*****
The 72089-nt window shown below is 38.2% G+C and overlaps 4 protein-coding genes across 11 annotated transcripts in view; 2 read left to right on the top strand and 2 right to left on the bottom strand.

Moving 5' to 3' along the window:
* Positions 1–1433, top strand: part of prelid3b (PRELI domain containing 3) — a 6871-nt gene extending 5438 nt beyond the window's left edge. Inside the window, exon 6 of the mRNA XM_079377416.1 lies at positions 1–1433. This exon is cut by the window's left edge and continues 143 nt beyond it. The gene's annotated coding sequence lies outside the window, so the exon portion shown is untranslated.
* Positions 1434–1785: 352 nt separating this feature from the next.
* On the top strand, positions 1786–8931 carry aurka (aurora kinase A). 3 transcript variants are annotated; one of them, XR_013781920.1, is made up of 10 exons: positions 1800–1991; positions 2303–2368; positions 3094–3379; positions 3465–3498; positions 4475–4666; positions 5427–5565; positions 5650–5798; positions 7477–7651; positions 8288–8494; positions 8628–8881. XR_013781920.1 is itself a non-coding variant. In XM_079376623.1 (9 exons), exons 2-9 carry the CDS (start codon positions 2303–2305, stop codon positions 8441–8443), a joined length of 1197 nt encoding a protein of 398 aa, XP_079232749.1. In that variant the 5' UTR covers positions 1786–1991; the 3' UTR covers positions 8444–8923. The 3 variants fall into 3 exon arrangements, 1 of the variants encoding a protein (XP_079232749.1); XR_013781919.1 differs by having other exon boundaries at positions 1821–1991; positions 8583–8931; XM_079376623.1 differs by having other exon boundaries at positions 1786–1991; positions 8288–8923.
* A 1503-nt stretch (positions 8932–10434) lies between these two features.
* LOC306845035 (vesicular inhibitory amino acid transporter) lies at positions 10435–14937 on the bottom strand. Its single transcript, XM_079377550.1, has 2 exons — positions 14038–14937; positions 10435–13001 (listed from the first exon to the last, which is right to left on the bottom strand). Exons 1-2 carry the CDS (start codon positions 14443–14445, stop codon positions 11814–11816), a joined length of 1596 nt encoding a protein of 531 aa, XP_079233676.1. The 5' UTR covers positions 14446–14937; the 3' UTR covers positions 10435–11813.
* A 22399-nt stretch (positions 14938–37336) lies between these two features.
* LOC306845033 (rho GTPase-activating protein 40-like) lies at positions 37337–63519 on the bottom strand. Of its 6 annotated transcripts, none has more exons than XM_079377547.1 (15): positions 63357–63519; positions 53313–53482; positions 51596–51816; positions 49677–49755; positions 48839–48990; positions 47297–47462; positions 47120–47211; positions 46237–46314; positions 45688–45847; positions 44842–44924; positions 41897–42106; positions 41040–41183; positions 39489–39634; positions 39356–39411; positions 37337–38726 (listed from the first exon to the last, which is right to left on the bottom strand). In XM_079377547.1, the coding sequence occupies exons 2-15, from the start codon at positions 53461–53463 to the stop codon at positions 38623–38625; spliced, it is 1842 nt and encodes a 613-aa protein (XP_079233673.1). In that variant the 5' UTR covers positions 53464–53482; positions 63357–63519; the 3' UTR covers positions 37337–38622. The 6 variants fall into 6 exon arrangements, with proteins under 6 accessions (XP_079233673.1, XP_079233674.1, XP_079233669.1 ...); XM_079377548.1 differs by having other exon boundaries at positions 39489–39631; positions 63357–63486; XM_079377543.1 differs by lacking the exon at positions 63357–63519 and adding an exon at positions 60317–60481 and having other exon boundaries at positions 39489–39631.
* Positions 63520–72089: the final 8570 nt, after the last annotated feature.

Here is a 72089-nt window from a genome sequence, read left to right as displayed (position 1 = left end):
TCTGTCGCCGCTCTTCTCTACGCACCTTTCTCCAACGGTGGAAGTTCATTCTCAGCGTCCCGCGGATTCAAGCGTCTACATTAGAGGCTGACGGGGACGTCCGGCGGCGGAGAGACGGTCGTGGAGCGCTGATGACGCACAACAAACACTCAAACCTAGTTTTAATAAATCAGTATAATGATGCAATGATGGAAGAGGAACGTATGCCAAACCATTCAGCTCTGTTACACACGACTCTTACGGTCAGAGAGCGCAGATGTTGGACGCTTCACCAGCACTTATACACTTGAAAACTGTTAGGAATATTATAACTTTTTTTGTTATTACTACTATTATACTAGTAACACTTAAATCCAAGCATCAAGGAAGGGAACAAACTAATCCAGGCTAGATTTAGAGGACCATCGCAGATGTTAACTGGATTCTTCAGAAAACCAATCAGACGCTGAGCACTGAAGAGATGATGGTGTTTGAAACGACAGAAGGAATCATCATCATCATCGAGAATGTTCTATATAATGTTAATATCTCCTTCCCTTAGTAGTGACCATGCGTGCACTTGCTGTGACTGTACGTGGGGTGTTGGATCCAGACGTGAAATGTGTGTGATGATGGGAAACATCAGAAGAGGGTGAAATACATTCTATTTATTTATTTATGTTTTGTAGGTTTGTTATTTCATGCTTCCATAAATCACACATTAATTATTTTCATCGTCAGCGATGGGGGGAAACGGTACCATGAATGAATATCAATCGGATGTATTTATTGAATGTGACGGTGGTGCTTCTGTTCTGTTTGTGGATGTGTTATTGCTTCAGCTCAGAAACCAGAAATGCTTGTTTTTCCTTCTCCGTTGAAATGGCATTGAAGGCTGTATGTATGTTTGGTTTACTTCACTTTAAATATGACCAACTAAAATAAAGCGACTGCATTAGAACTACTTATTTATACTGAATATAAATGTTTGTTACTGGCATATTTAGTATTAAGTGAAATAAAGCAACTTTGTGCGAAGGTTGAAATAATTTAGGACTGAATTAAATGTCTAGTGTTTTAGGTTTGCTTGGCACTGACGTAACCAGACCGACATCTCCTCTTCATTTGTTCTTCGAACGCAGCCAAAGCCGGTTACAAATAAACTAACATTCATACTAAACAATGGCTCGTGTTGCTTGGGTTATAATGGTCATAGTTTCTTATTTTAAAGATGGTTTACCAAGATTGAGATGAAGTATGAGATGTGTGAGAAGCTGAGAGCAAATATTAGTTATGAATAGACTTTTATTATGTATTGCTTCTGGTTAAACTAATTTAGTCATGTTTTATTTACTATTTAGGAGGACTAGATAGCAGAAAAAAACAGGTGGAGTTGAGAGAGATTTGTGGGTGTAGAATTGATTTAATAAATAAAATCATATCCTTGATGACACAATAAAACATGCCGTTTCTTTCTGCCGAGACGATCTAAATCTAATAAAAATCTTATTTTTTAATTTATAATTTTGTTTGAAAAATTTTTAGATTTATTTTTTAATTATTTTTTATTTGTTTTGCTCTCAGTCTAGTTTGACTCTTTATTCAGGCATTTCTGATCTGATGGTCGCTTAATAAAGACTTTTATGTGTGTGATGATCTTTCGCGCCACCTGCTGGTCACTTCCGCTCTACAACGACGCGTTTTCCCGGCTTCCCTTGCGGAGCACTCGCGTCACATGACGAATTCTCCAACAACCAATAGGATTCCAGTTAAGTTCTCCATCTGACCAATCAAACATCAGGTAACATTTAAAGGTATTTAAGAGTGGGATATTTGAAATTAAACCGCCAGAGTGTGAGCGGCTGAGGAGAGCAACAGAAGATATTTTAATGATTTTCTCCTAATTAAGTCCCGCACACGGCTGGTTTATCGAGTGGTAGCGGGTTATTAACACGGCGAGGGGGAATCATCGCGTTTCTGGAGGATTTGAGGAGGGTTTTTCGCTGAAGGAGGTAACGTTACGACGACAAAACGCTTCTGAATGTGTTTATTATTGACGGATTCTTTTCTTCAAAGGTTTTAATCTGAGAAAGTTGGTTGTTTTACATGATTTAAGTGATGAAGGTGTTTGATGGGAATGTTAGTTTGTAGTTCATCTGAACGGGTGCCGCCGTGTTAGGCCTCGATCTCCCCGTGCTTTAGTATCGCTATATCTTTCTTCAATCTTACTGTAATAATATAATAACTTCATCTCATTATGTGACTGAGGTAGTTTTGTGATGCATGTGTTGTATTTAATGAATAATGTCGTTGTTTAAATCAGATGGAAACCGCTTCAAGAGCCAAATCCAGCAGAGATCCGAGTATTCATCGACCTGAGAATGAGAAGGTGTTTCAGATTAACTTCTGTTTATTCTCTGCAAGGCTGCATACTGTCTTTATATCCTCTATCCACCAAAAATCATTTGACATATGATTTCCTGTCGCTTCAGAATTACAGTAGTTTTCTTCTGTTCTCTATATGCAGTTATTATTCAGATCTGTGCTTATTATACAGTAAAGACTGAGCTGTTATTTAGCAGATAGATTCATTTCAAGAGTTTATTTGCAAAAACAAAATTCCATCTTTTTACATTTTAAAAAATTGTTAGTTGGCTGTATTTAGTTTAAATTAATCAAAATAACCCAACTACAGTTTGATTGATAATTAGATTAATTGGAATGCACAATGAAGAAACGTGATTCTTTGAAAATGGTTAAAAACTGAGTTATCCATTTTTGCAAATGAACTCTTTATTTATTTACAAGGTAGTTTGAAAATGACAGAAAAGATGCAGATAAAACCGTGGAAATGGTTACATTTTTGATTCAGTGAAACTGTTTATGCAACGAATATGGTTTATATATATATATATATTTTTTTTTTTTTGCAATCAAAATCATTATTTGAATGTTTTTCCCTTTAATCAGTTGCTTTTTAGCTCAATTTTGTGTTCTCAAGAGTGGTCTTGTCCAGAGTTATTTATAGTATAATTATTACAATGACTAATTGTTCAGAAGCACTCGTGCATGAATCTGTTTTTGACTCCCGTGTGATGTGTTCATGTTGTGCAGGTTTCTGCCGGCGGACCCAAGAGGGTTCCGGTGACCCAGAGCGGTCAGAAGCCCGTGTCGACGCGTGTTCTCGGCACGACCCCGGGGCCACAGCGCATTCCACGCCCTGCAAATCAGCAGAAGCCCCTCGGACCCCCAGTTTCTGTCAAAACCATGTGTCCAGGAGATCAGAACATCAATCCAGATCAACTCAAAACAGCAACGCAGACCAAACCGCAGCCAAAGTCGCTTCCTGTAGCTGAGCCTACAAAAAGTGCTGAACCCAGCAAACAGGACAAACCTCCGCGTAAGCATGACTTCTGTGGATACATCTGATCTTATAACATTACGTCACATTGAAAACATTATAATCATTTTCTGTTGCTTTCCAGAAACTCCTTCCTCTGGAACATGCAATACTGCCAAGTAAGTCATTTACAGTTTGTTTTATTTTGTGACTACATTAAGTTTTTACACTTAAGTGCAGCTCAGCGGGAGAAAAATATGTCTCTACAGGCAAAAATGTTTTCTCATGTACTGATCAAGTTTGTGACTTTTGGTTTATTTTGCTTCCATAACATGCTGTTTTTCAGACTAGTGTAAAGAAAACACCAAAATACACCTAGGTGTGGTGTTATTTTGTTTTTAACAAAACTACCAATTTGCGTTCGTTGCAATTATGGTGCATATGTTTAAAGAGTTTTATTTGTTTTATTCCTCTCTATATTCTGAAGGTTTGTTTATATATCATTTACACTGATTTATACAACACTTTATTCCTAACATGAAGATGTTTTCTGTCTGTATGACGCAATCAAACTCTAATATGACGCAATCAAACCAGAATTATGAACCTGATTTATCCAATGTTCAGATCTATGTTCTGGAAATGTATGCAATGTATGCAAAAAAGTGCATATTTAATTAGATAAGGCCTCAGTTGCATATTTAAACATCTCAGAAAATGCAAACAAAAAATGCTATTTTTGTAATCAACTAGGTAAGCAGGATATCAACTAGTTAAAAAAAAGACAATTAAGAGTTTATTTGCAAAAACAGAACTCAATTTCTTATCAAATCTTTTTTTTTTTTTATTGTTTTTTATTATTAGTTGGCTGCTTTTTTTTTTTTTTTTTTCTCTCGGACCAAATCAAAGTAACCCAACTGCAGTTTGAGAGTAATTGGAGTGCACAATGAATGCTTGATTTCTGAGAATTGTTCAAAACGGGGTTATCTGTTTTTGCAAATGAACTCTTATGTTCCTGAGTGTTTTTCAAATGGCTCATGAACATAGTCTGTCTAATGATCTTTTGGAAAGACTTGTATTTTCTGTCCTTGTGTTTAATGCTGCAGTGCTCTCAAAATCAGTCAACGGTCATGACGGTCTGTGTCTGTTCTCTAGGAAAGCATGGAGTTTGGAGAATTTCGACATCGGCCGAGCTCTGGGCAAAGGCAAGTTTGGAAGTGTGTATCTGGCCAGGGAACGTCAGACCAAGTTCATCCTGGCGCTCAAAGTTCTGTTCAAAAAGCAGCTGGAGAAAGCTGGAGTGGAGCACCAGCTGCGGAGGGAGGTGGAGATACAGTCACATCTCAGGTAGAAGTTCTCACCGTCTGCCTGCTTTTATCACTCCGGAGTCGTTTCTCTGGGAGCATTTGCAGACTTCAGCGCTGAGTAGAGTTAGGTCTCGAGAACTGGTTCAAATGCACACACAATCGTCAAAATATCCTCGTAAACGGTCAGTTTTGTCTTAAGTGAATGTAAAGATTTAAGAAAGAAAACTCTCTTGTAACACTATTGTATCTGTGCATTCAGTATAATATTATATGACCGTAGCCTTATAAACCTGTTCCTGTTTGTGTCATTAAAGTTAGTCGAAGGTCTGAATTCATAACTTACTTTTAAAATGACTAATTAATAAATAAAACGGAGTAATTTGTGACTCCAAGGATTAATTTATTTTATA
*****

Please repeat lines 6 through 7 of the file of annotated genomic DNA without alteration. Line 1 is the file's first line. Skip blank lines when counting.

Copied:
* A 1503-nt stretch (positions 8932–10434) lies between these two features.
* LOC306845035 (vesicular inhibitory amino acid transporter) lies at positions 10435–14937 on the bottom strand. Its single transcript, XM_079377550.1, has 2 exons — positions 14038–14937; positions 10435–13001 (listed from the first exon to the last, which is right to left on the bottom strand). Exons 1-2 carry the CDS (start codon positions 14443–14445, stop codon positions 11814–11816), a joined length of 1596 nt encoding a protein of 531 aa, XP_079233676.1. The 5' UTR covers positions 14446–14937; the 3' UTR covers positions 10435–11813.